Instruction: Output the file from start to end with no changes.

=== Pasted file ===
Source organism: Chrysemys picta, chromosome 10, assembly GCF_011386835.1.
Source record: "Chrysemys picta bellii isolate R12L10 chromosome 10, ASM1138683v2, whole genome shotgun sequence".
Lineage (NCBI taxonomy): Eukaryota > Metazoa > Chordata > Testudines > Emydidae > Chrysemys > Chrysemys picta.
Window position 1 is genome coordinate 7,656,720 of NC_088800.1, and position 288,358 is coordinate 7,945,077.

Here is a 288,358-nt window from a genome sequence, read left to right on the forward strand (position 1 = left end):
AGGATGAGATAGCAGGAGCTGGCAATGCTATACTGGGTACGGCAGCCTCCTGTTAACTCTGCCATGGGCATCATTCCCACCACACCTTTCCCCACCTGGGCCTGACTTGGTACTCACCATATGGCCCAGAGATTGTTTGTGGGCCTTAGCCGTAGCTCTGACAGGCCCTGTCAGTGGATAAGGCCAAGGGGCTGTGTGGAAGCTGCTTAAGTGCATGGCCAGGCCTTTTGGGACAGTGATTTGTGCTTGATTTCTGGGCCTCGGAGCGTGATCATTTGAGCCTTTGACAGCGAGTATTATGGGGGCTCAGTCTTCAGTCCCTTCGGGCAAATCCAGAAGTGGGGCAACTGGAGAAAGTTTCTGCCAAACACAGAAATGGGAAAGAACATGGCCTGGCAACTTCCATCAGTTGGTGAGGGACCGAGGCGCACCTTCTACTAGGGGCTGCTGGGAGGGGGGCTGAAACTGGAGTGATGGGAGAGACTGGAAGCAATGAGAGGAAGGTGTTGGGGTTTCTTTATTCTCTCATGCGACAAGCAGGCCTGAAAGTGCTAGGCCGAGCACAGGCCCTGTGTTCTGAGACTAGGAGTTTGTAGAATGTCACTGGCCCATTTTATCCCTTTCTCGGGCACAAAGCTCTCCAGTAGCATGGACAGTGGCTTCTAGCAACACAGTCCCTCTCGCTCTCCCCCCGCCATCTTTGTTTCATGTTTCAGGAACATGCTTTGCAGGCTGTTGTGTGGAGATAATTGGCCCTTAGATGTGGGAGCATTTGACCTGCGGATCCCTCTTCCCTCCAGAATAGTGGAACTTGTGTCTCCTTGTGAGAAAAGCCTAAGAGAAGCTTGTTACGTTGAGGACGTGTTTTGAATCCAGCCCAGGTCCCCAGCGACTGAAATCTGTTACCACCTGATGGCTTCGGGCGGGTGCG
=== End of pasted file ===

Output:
Source organism: Chrysemys picta, chromosome 10, assembly GCF_011386835.1.
Source record: "Chrysemys picta bellii isolate R12L10 chromosome 10, ASM1138683v2, whole genome shotgun sequence".
Lineage (NCBI taxonomy): Eukaryota > Metazoa > Chordata > Testudines > Emydidae > Chrysemys > Chrysemys picta.
Window position 1 is genome coordinate 7,656,720 of NC_088800.1, and position 288,358 is coordinate 7,945,077.

Here is a 288,358-nt window from a genome sequence, read left to right on the forward strand (position 1 = left end):
AGGATGAGATAGCAGGAGCTGGCAATGCTATACTGGGTACGGCAGCCTCCTGTTAACTCTGCCATGGGCATCATTCCCACCACACCTTTCCCCACCTGGGCCTGACTTGGTACTCACCATATGGCCCAGAGATTGTTTGTGGGCCTTAGCCGTAGCTCTGACAGGCCCTGTCAGTGGATAAGGCCAAGGGGCTGTGTGGAAGCTGCTTAAGTGCATGGCCAGGCCTTTTGGGACAGTGATTTGTGCTTGATTTCTGGGCCTCGGAGCGTGATCATTTGAGCCTTTGACAGCGAGTATTATGGGGGCTCAGTCTTCAGTCCCTTCGGGCAAATCCAGAAGTGGGGCAACTGGAGAAAGTTTCTGCCAAACACAGAAATGGGAAAGAACATGGCCTGGCAACTTCCATCAGTTGGTGAGGGACCGAGGCGCACCTTCTACTAGGGGCTGCTGGGAGGGGGGCTGAAACTGGAGTGATGGGAGAGACTGGAAGCAATGAGAGGAAGGTGTTGGGGTTTCTTTATTCTCTCATGCGACAAGCAGGCCTGAAAGTGCTAGGCCGAGCACAGGCCCTGTGTTCTGAGACTAGGAGTTTGTAGAATGTCACTGGCCCATTTTATCCCTTTCTCGGGCACAAAGCTCTCCAGTAGCATGGACAGTGGCTTCTAGCAACACAGTCCCTCTCGCTCTCCCCCCGCCATCTTTGTTTCATGTTTCAGGAACATGCTTTGCAGGCTGTTGTGTGGAGATAATTGGCCCTTAGATGTGGGAGCATTTGACCTGCGGATCCCTCTTCCCTCCAGAATAGTGGAACTTGTGTCTCCTTGTGAGAAAAGCCTAAGAGAAGCTTGTTACGTTGAGGACGTGTTTTGAATCCAGCCCAGGTCCCCAGCGACTGAAATCTGTTACCACCTGATGGCTTCGGGCGGGTGCG